JA-48				Lemair (Australia)
JA-58 Yamazaki			Dressmaker, Universal
JA-61				Dressmaker
JA-84				Imperial
JA-107				Brother
JA-109				Fairline (Tentative, verification needed)


JC Number Badged as --------- --------- JC-1 Brother Brother, Bradford, Wizard, Electro Grand Riviera, Bico, Lemair (Australia) JC-2 Sanshin Morse, Nelco, White, Domestic, Atlas Visetti, Stradivaro, Aldens, Brother Sew Best, Jolsen, Dressmaster, Emdeko Fleetwood JC-3 Janome Janome, New Home JC-4 Brother American Beauty, Riccar, Tessler, Kenmore Household, Dressmaker, Good Housekeeper JC-5 FMK Dial N Sew, Liebermann, Sew Best, Necchi-Alco Nelco, Kenmore JC-6 Riccar Riccar, Belvedere Adler JC-7 Morse, White JC-8 Janome New Home JC-9 Remington, Modern Home, White, Victor, Hilton Bamberger's, Spiegel "Vogue Stitch" JC-10 Viking (Eaton, NOT the Swedish Viking) JC-12 Happy Signature (Montgomery Ward), Dressmaker JC-13 Singer JC-15 Brother, Olympia JC-16 Maruzen Kenmore JC-18 Janome New Home JC-19 Brother? White, Dressmaker, Home Mark JC-23 Domestic, Dressmaker, Nelco, Lemair (Australia) JC-26 Electro Grand JC-27 Cameo, American Home JC-28 Sanshin Emdeko, Penncrest, Capitol, Gimbels, Fleetwood JC-29 White, Morse JC-30 Jones JC-31 Matsushita? Dressmaker, Imperial, Belvedere Adler, Adler JC-34 Universal, Morse, Domestic New Home, Crosley JC-36 Sanshin Dressmaker, Nelco, Penncrest, Jolson JC-39 Sewmatic JC-41 Belvedere


Sears Sewing Machine listing of Years

Similar to the JA/JC listing (above), this listing of Sears models and their years of manufacture is found in various locales on the 'net. There are several model number prefixes, manufactured as follows:


116: Unknown (A Kenmore model 116.531 has been reported, supposedly from 1955 although how that was determined is unknown)
117: White
119: Unknown (119.401 Chainstitcher reported.)
120: New Process Gear, Div. Chrysler Corp.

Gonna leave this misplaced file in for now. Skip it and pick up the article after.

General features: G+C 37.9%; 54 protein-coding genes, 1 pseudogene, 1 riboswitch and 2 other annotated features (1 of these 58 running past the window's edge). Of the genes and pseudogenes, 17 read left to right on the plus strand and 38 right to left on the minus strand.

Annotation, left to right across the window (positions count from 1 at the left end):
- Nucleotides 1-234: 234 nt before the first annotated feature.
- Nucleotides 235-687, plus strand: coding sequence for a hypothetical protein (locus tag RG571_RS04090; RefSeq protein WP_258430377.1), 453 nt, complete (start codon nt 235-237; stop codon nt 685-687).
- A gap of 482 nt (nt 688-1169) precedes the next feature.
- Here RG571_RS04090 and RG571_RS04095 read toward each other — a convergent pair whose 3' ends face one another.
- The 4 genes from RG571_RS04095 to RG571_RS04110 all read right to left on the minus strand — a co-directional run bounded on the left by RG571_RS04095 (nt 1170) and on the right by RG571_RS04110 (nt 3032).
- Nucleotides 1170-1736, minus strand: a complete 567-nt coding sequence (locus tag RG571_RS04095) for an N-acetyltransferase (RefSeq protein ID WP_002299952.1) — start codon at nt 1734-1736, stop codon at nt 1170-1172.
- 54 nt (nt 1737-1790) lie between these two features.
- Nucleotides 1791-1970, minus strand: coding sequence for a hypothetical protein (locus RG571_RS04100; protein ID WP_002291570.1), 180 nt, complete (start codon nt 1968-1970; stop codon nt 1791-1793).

148: Soryu
151: Unknown (Example 151.271 badged as "Sears Commander", NOT "Kenmore")
153: Unknown (A Sears "Challenge" 153.272 reported, appears to be a Japanese 15 clone. 153 has been reported as Riccar.)
158: Maruzen cum Jaguar
159: Unknown (Kenmore 159.262 on a 1950s looking VS Machine - JA-47, as well as 159.260 on another VS machine, unknown provenance.)
385: Janome
516: Gritzner-Kayser

The list is sorted by model NUMBER, not the model NAME (which was actually a number except on the very earliest machines), which was often repeated or re-used. No warranty expressed or implied as to the accuracy or completeness of this data.

Model Name 					Model Number		Years Produced
--------------------------------------------------------------------------------------
????						116.531				1955
Kenmore Standard Rotary				117.101				1934
Kenmore Rotary					117.109				1934
Kenmore Rotary					117.111				1939
Franklin Rotary					117.113				1939
Franklin Rotary					117.1131				1948
Franklin Rotary					117.115				1939
Franklin Rotary					117.1151				1948
Kenmore Rotary					117.119				1939
Kenmore Rotary					117.1191				1948
Kenmore Deluxe Rotary				117.121				1939
Franklin Deluxe Rotary				117.123				1939
Kenmore Rotary					117.127				----
Kenmore Rotary					117.141				1948
Kenmore Rotary					117.159				----
Kenmore Rotary					117.169				1950
Kenmore Rotary					117.179				----
Franklin Deluxe Rotary				117.21				1948